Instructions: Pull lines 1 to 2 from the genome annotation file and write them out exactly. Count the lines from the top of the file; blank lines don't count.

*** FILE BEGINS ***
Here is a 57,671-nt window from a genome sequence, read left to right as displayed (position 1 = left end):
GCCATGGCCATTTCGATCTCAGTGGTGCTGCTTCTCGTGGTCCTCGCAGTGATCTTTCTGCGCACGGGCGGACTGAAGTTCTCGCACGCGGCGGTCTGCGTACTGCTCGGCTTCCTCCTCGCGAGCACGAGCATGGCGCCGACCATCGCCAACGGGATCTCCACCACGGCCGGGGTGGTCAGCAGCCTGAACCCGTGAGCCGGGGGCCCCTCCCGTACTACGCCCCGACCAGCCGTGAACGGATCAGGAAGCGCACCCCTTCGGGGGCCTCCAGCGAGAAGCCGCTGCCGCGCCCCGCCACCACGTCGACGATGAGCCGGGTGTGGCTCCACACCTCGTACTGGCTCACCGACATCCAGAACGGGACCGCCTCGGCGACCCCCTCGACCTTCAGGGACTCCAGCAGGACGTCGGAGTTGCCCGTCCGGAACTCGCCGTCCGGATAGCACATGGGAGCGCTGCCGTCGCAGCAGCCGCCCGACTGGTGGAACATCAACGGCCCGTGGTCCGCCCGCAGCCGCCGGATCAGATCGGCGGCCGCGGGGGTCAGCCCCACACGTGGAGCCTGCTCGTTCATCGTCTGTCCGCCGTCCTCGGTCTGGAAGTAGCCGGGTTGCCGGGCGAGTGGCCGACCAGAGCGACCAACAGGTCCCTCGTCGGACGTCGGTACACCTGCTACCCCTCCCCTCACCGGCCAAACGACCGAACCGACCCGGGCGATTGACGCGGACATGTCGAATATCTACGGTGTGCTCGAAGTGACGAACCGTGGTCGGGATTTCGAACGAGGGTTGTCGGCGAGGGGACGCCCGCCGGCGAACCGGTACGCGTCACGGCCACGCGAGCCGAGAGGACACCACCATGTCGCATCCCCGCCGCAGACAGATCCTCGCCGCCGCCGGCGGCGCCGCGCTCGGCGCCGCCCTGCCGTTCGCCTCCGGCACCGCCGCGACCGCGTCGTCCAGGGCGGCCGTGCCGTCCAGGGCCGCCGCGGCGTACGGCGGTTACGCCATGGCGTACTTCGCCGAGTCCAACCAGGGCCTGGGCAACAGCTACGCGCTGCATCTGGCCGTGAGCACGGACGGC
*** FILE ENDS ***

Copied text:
Here is a 57,671-nt window from a genome sequence, read left to right as displayed (position 1 = left end):
GCCATGGCCATTTCGATCTCAGTGGTGCTGCTTCTCGTGGTCCTCGCAGTGATCTTTCTGCGCACGGGCGGACTGAAGTTCTCGCACGCGGCGGTCTGCGTACTGCTCGGCTTCCTCCTCGCGAGCACGAGCATGGCGCCGACCATCGCCAACGGGATCTCCACCACGGCCGGGGTGGTCAGCAGCCTGAACCCGTGAGCCGGGGGCCCCTCCCGTACTACGCCCCGACCAGCCGTGAACGGATCAGGAAGCGCACCCCTTCGGGGGCCTCCAGCGAGAAGCCGCTGCCGCGCCCCGCCACCACGTCGACGATGAGCCGGGTGTGGCTCCACACCTCGTACTGGCTCACCGACATCCAGAACGGGACCGCCTCGGCGACCCCCTCGACCTTCAGGGACTCCAGCAGGACGTCGGAGTTGCCCGTCCGGAACTCGCCGTCCGGATAGCACATGGGAGCGCTGCCGTCGCAGCAGCCGCCCGACTGGTGGAACATCAACGGCCCGTGGTCCGCCCGCAGCCGCCGGATCAGATCGGCGGCCGCGGGGGTCAGCCCCACACGTGGAGCCTGCTCGTTCATCGTCTGTCCGCCGTCCTCGGTCTGGAAGTAGCCGGGTTGCCGGGCGAGTGGCCGACCAGAGCGACCAACAGGTCCCTCGTCGGACGTCGGTACACCTGCTACCCCTCCCCTCACCGGCCAAACGACCGAACCGACCCGGGCGATTGACGCGGACATGTCGAATATCTACGGTGTGCTCGAAGTGACGAACCGTGGTCGGGATTTCGAACGAGGGTTGTCGGCGAGGGGACGCCCGCCGGCGAACCGGTACGCGTCACGGCCACGCGAGCCGAGAGGACACCACCATGTCGCATCCCCGCCGCAGACAGATCCTCGCCGCCGCCGGCGGCGCCGCGCTCGGCGCCGCCCTGCCGTTCGCCTCCGGCACCGCCGCGACCGCGTCGTCCAGGGCGGCCGTGCCGTCCAGGGCCGCCGCGGCGTACGGCGGTTACGCCATGGCGTACTTCGCCGAGTCCAACCAGGGCCTGGGCAACAGCTACGCGCTGCATCTGGCCGTGAGCACGGACGGC